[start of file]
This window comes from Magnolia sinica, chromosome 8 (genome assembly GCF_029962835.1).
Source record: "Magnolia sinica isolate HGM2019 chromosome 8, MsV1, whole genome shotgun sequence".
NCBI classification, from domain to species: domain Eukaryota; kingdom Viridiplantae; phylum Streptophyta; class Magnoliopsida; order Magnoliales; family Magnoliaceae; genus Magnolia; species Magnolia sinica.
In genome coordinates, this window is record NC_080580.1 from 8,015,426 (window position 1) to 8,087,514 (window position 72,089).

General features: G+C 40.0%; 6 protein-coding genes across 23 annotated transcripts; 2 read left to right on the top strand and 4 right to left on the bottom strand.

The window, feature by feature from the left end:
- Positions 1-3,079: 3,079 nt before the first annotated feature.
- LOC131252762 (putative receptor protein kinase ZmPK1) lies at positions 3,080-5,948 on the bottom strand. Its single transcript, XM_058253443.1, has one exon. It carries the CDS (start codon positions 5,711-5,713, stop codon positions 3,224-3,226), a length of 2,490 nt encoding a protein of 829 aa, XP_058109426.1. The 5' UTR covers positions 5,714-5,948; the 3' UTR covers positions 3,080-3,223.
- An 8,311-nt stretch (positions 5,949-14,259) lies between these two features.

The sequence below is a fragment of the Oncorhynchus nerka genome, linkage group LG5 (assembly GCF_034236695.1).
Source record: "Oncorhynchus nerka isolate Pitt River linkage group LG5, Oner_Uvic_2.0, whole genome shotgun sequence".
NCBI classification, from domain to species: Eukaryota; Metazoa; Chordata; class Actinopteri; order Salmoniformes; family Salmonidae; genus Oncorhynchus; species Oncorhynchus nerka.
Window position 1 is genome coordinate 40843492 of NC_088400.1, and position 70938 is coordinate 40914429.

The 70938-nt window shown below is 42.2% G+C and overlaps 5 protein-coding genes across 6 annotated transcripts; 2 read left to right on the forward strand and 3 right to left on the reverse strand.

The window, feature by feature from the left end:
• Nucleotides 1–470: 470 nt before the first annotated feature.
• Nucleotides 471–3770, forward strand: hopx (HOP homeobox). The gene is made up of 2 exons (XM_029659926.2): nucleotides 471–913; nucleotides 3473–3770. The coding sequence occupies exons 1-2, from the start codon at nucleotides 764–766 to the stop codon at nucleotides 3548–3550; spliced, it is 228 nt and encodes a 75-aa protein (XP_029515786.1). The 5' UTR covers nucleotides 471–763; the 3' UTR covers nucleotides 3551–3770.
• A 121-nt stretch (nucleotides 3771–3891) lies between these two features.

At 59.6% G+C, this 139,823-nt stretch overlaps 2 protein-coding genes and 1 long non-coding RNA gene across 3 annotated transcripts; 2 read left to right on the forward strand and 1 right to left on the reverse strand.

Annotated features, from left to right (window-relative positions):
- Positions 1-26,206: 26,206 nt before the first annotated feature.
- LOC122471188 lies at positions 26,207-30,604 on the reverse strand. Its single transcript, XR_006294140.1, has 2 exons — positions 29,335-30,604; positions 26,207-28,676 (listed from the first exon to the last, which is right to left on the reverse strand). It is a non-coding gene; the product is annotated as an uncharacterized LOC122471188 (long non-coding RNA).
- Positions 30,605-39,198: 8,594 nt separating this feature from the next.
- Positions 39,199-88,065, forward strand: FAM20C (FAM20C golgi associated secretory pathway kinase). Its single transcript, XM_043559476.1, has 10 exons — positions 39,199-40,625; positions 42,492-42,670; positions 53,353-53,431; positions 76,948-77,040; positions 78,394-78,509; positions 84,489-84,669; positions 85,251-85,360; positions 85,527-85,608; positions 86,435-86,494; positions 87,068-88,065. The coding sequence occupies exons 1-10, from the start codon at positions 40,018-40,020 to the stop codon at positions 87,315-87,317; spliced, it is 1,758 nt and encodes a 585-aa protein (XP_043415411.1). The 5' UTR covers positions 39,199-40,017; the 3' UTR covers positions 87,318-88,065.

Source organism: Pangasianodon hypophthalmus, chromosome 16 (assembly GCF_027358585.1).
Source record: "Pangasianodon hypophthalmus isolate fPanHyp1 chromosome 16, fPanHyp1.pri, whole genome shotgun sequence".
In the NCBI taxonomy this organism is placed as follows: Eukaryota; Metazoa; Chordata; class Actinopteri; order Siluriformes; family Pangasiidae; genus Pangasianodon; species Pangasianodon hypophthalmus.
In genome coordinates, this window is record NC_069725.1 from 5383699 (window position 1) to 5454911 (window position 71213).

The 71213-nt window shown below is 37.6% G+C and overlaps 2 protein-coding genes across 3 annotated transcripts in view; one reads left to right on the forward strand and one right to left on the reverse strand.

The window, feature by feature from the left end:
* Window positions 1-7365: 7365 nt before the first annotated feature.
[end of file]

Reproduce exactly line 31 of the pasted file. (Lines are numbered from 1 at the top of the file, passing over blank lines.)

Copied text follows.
* Window positions 1-7365: 7365 nt before the first annotated feature.